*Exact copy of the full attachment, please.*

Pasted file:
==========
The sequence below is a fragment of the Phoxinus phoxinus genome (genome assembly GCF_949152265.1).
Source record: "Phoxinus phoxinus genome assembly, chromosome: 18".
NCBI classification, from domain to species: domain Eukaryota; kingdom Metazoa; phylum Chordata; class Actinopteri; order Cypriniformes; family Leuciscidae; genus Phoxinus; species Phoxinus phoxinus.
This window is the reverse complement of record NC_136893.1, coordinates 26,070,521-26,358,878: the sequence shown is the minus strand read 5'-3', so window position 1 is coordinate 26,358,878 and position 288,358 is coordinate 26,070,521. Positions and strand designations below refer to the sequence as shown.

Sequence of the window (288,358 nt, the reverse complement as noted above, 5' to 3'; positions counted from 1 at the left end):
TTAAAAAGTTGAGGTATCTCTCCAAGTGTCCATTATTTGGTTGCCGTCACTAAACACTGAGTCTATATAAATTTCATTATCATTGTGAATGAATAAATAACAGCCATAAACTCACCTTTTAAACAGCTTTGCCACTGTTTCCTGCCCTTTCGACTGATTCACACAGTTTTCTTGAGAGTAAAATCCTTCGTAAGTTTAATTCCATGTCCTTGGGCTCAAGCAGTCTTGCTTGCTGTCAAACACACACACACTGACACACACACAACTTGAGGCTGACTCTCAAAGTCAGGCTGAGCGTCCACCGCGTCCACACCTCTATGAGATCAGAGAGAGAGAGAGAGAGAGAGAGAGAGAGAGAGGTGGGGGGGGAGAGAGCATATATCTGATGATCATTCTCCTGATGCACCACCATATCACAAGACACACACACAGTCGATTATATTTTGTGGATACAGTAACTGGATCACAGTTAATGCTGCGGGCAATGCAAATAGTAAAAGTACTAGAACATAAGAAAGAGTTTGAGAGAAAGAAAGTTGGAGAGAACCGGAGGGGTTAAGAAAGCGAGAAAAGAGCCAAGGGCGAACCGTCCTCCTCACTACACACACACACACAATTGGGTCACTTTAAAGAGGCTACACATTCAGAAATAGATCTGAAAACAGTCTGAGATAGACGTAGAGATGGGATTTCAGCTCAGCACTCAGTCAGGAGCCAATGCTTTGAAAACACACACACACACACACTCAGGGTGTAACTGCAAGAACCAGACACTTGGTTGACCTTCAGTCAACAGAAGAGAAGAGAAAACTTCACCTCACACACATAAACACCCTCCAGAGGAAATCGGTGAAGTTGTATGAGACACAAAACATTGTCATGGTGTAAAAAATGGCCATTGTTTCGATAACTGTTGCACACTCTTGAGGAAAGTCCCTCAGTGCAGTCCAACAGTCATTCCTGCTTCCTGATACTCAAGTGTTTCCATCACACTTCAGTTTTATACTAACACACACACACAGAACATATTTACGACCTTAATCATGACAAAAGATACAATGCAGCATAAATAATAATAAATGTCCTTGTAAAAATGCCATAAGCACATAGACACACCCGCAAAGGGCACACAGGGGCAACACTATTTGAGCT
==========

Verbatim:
The sequence below is a fragment of the Phoxinus phoxinus genome (genome assembly GCF_949152265.1).
Source record: "Phoxinus phoxinus genome assembly, chromosome: 18".
NCBI classification, from domain to species: domain Eukaryota; kingdom Metazoa; phylum Chordata; class Actinopteri; order Cypriniformes; family Leuciscidae; genus Phoxinus; species Phoxinus phoxinus.
This window is the reverse complement of record NC_136893.1, coordinates 26,070,521-26,358,878: the sequence shown is the minus strand read 5'-3', so window position 1 is coordinate 26,358,878 and position 288,358 is coordinate 26,070,521. Positions and strand designations below refer to the sequence as shown.

Sequence of the window (288,358 nt, the reverse complement as noted above, 5' to 3'; positions counted from 1 at the left end):
TTAAAAAGTTGAGGTATCTCTCCAAGTGTCCATTATTTGGTTGCCGTCACTAAACACTGAGTCTATATAAATTTCATTATCATTGTGAATGAATAAATAACAGCCATAAACTCACCTTTTAAACAGCTTTGCCACTGTTTCCTGCCCTTTCGACTGATTCACACAGTTTTCTTGAGAGTAAAATCCTTCGTAAGTTTAATTCCATGTCCTTGGGCTCAAGCAGTCTTGCTTGCTGTCAAACACACACACACTGACACACACACAACTTGAGGCTGACTCTCAAAGTCAGGCTGAGCGTCCACCGCGTCCACACCTCTATGAGATCAGAGAGAGAGAGAGAGAGAGAGAGAGAGAGAGAGGTGGGGGGGGAGAGAGCATATATCTGATGATCATTCTCCTGATGCACCACCATATCACAAGACACACACACAGTCGATTATATTTTGTGGATACAGTAACTGGATCACAGTTAATGCTGCGGGCAATGCAAATAGTAAAAGTACTAGAACATAAGAAAGAGTTTGAGAGAAAGAAAGTTGGAGAGAACCGGAGGGGTTAAGAAAGCGAGAAAAGAGCCAAGGGCGAACCGTCCTCCTCACTACACACACACACACAATTGGGTCACTTTAAAGAGGCTACACATTCAGAAATAGATCTGAAAACAGTCTGAGATAGACGTAGAGATGGGATTTCAGCTCAGCACTCAGTCAGGAGCCAATGCTTTGAAAACACACACACACACACACTCAGGGTGTAACTGCAAGAACCAGACACTTGGTTGACCTTCAGTCAACAGAAGAGAAGAGAAAACTTCACCTCACACACATAAACACCCTCCAGAGGAAATCGGTGAAGTTGTATGAGACACAAAACATTGTCATGGTGTAAAAAATGGCCATTGTTTCGATAACTGTTGCACACTCTTGAGGAAAGTCCCTCAGTGCAGTCCAACAGTCATTCCTGCTTCCTGATACTCAAGTGTTTCCATCACACTTCAGTTTTATACTAACACACACACACAGAACATATTTACGACCTTAATCATGACAAAAGATACAATGCAGCATAAATAATAATAAATGTCCTTGTAAAAATGCCATAAGCACATAGACACACCCGCAAAGGGCACACAGGGGCAACACTATTTGAGCT